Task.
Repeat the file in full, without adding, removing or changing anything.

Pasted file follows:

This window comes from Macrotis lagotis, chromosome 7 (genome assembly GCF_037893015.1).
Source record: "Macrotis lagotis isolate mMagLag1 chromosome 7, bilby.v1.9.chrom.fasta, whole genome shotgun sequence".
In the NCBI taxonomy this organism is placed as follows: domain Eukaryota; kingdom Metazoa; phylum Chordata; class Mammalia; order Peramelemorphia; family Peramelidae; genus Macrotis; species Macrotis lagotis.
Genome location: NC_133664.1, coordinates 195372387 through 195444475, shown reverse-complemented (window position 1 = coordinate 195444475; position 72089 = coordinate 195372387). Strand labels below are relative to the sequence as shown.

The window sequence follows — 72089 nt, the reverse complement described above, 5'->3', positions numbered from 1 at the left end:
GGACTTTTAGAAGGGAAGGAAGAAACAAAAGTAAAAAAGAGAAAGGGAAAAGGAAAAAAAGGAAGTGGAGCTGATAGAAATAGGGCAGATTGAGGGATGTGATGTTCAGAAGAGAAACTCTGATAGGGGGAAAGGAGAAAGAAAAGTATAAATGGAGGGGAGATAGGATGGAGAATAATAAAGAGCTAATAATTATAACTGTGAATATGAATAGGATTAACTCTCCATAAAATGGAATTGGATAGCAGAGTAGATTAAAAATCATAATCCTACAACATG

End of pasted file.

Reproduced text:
This window comes from Macrotis lagotis, chromosome 7 (genome assembly GCF_037893015.1).
Source record: "Macrotis lagotis isolate mMagLag1 chromosome 7, bilby.v1.9.chrom.fasta, whole genome shotgun sequence".
In the NCBI taxonomy this organism is placed as follows: domain Eukaryota; kingdom Metazoa; phylum Chordata; class Mammalia; order Peramelemorphia; family Peramelidae; genus Macrotis; species Macrotis lagotis.
Genome location: NC_133664.1, coordinates 195372387 through 195444475, shown reverse-complemented (window position 1 = coordinate 195444475; position 72089 = coordinate 195372387). Strand labels below are relative to the sequence as shown.

The window sequence follows — 72089 nt, the reverse complement described above, 5'->3', positions numbered from 1 at the left end:
GGACTTTTAGAAGGGAAGGAAGAAACAAAAGTAAAAAAGAGAAAGGGAAAAGGAAAAAAAGGAAGTGGAGCTGATAGAAATAGGGCAGATTGAGGGATGTGATGTTCAGAAGAGAAACTCTGATAGGGGGAAAGGAGAAAGAAAAGTATAAATGGAGGGGAGATAGGATGGAGAATAATAAAGAGCTAATAATTATAACTGTGAATATGAATAGGATTAACTCTCCATAAAATGGAATTGGATAGCAGAGTAGATTAAAAATCATAATCCTACAACATG